I know a lot of people won’t understand why I said I did it. But, for me, it was the right thing to do. Maybe more right than anything I’ve ever done before. And I know Darlene and Hank will never stop trying, til I’m out of here. Until I’m free. -Alice
Brokedown Palace (1999)
Posted By Heather On 24 Jan 2009. Under 1999, 2.5 Stars (Noteworthy), Drama Tags: Adam Fields, Brokedown Palace, Claire Danes, David Arata, Jonathon Kaplan, Kate Beckinsale, Lou Diamond Phillips, Paul Walker, Pill Pullman
Rated PG-13 for brief strong language, drug related material and some violent content.
Directed By: Jonathon Kaplan
Written By: Adam Fields and David Arata
Staring: Kate Beckinsale, Claire Danes, Bill Pullman, and Lou Diamond Phillips
Two young American girls are framed for drug smuggling in Thailand and receive life sentences.
The first viewing of Brokedown Palace came across as very poignant to me, but at the time I was the exact age of the two main stars. Nearly ten years later watching it again, it didn’t register nearly as strongly as it’s original viewing. The structure of the film itself is solid, the main character’s being free spirited youths is clearly emoted, but enough attention to both girls individual personalities is also developed strongly. These are key factors in building a connection from viewer to character’s in the coming scenes, but this time around I didn’t feel that connection as strongly.
Being eighteen you see the world threw entirely different eyes, the sense that you are finally adult and can conquer the world. The flip side is you have no real experience as an adult in the real world and when faced with the adult world consequences, suddenly you are blind and lost. Brokedown Palace took that mentality and exploited it in a worse case scenario. It may have had a surface story, but the underlying warning to those in that age group, that one mistake could cost you everything, was clear and present. Now having moved passed the naivete of Danes and Beckinsales character’s, my jaded and adult mind immediately felt the need to smack some sense into the girls when initially I was happily along for their ride of freedom.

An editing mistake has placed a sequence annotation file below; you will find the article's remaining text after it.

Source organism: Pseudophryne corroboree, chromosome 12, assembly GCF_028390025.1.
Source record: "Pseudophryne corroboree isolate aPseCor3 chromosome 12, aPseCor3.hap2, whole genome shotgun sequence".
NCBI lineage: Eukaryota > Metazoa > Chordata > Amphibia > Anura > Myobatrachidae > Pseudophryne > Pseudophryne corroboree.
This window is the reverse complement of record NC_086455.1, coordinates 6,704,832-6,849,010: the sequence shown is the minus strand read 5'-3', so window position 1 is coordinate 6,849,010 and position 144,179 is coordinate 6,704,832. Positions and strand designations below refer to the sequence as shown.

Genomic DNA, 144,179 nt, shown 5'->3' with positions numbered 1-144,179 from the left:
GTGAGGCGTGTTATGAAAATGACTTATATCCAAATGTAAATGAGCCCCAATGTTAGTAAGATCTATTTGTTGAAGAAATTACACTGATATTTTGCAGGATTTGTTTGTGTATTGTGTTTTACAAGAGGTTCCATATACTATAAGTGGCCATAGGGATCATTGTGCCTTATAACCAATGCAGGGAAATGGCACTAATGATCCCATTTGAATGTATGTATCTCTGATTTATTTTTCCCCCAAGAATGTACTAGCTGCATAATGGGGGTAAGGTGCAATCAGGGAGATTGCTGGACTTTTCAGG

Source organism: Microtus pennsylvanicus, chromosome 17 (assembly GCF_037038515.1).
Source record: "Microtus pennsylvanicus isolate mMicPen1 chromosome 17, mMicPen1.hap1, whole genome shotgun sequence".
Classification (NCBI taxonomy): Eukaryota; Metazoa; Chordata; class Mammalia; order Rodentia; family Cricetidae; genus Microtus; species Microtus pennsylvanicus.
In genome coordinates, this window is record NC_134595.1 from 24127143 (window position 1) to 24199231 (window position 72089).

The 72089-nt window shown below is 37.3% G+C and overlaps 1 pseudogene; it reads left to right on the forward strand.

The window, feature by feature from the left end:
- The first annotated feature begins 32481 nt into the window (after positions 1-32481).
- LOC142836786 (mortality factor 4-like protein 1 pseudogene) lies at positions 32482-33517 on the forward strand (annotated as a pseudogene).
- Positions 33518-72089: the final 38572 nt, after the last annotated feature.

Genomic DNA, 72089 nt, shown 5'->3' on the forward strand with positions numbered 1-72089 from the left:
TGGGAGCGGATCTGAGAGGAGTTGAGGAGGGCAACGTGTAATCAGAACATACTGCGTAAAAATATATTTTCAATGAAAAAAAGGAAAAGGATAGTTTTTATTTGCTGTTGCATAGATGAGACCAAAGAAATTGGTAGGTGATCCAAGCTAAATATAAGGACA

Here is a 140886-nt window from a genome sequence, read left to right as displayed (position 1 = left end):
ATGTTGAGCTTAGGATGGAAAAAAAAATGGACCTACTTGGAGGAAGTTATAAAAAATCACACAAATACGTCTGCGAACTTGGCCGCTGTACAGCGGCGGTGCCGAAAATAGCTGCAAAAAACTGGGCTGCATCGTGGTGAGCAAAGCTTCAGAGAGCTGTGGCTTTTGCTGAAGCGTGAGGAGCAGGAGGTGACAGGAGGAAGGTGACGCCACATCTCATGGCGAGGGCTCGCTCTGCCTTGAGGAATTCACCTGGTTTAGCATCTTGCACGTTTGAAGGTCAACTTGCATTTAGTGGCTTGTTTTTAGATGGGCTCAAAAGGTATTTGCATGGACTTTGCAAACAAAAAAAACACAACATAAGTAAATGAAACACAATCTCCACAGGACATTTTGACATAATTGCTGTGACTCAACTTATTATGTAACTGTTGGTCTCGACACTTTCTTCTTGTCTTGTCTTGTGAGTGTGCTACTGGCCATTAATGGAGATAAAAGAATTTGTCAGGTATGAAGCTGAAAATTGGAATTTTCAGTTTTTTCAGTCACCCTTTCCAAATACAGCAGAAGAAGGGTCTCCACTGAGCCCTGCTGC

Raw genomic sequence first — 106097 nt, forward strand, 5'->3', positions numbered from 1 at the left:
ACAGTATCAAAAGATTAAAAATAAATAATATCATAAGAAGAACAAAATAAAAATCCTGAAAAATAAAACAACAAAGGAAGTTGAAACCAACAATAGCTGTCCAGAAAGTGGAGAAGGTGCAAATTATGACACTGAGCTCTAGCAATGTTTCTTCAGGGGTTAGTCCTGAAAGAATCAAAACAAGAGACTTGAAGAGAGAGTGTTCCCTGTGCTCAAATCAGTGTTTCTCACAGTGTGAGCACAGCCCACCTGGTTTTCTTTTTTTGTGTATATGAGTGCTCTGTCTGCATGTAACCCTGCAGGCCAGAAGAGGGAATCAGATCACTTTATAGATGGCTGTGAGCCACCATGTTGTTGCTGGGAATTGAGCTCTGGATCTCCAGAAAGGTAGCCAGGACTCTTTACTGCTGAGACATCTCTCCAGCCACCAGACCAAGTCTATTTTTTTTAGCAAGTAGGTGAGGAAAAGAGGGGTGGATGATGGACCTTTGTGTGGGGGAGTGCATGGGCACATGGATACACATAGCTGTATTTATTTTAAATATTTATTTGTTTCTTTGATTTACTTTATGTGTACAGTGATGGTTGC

The contrast in this feeling left a greater sense of detachment to their imprisonment scenes and I found myself relating to the supporting characters, being the friends who visited, the father, and even the attorney played exquisitely by Pullman, rather than the girls. It actually gave me a greater respect for the movie, because it made it tangible to all audiences rather than what the first half an hour made me think it was a “teen movie”. Perhaps it wasn’t as easy to access from the girls perspectives now, but the outside character’s struggles became enough to care about them and the story in an entirely different way.
Watching the movie from this different perspective was perplexing to me. Frankly, it didn’t change my opinion as much to whether or not it was a better or worse movie than the first viewing. I felt pretty much about the same about it as the first time, but the way I viewed it was so incredibly different, it makes me wonder about other movies. This was a decent paced story, with a compelling plot, and some seriously engaging performances by Danes, Beckinsale, and Pullman that really delved into the human psyche. There was certainly more to it than a superficial cover. It’s two sided perspective has inspired me to wait another ten years and see how I feel about it. Definitely worth waiting.